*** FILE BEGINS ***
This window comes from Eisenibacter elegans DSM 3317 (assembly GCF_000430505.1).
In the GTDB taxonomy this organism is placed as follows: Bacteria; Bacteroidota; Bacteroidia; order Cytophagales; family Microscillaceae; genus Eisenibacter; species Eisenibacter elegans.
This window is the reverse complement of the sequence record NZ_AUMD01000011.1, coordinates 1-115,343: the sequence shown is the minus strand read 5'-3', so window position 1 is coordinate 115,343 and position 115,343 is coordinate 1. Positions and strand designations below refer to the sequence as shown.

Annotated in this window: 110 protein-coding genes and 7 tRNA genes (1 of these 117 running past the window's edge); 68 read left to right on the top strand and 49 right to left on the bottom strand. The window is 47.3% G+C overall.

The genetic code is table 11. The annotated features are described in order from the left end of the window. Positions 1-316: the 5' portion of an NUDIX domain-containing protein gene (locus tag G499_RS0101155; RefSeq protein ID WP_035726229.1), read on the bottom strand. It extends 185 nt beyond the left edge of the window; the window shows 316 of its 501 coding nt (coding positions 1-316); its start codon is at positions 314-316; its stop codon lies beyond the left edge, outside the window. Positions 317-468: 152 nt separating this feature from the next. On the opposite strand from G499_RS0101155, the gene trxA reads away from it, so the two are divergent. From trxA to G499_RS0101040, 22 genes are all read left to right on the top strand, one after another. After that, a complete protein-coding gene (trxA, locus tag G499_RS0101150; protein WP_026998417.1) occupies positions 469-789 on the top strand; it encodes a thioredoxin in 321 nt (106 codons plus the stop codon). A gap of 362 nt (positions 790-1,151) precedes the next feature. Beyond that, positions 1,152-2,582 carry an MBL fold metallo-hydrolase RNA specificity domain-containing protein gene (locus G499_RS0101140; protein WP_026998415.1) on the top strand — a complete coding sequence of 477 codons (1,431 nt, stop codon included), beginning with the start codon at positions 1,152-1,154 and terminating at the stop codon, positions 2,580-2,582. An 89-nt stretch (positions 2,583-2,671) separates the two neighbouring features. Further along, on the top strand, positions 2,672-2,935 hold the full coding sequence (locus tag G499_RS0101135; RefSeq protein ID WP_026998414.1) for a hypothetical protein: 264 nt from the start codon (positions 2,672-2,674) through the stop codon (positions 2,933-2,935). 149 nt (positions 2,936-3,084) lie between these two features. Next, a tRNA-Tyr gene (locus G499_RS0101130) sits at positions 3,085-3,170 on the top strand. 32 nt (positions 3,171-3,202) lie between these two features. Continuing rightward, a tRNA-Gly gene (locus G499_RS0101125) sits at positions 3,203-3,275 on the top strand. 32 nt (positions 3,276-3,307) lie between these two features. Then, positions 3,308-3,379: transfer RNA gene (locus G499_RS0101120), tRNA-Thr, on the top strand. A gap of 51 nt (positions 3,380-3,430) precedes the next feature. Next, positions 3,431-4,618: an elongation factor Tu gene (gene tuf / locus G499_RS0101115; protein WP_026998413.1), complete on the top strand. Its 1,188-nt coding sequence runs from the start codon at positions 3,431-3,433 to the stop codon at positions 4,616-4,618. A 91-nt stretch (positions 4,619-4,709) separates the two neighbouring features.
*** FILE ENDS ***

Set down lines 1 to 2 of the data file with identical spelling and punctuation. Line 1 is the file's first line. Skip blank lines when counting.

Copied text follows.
This window comes from Eisenibacter elegans DSM 3317 (assembly GCF_000430505.1).
In the GTDB taxonomy this organism is placed as follows: Bacteria; Bacteroidota; Bacteroidia; order Cytophagales; family Microscillaceae; genus Eisenibacter; species Eisenibacter elegans.